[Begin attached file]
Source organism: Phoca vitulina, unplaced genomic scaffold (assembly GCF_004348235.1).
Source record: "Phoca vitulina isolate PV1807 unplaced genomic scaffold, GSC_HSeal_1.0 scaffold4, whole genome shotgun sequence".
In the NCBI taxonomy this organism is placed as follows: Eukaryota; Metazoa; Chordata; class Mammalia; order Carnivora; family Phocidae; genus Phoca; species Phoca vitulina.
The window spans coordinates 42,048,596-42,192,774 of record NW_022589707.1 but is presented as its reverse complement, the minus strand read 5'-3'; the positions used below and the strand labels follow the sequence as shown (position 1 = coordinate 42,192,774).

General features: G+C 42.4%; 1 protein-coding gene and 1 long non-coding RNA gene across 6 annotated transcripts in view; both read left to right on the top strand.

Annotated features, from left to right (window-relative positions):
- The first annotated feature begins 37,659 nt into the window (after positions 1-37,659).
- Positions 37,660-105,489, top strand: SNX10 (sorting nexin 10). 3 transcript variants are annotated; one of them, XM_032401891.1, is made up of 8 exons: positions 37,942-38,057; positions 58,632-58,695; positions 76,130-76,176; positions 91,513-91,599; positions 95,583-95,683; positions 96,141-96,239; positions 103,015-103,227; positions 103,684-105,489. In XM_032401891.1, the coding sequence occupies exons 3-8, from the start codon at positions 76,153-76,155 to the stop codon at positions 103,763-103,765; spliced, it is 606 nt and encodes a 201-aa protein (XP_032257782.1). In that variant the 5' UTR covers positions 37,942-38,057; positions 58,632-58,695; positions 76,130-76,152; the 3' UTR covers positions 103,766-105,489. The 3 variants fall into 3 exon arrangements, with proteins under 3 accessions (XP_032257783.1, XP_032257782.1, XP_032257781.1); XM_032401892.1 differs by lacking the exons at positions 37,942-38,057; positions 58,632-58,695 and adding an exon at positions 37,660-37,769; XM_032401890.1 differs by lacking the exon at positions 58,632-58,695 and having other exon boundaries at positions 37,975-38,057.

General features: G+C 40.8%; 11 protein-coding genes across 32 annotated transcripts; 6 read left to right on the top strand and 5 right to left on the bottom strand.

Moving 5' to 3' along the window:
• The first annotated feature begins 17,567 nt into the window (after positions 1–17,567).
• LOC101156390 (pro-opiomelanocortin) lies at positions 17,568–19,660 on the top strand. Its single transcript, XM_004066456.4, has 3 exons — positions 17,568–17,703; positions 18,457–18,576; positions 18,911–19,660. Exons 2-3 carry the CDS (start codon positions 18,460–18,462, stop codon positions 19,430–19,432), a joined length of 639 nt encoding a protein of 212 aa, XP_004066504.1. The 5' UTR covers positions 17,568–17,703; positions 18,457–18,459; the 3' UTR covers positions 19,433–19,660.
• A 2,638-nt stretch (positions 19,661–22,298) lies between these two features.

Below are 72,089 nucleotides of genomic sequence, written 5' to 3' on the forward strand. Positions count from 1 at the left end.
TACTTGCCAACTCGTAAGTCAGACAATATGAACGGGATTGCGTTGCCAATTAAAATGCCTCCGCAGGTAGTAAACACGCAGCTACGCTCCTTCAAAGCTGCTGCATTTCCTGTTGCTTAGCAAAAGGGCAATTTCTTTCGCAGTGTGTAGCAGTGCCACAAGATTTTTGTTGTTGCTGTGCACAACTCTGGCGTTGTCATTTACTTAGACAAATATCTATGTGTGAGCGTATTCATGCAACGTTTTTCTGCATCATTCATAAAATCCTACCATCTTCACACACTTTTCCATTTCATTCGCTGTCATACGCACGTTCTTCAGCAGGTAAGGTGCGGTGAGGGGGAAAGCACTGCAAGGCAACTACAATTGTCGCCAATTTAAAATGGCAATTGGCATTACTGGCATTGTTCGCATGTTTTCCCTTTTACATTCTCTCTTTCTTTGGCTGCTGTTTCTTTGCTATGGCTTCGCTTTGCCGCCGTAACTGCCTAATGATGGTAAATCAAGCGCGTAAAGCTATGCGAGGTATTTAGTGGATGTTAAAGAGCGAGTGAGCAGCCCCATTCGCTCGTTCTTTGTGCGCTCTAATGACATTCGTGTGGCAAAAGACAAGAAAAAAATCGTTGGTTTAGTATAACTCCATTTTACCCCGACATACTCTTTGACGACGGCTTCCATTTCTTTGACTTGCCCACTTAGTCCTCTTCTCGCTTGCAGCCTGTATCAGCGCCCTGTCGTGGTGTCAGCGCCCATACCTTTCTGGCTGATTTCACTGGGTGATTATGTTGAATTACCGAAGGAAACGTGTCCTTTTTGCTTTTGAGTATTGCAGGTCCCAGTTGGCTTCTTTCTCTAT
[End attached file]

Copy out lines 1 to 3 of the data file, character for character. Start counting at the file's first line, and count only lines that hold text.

Source organism: Phoca vitulina, unplaced genomic scaffold (assembly GCF_004348235.1).
Source record: "Phoca vitulina isolate PV1807 unplaced genomic scaffold, GSC_HSeal_1.0 scaffold4, whole genome shotgun sequence".
In the NCBI taxonomy this organism is placed as follows: Eukaryota; Metazoa; Chordata; class Mammalia; order Carnivora; family Phocidae; genus Phoca; species Phoca vitulina.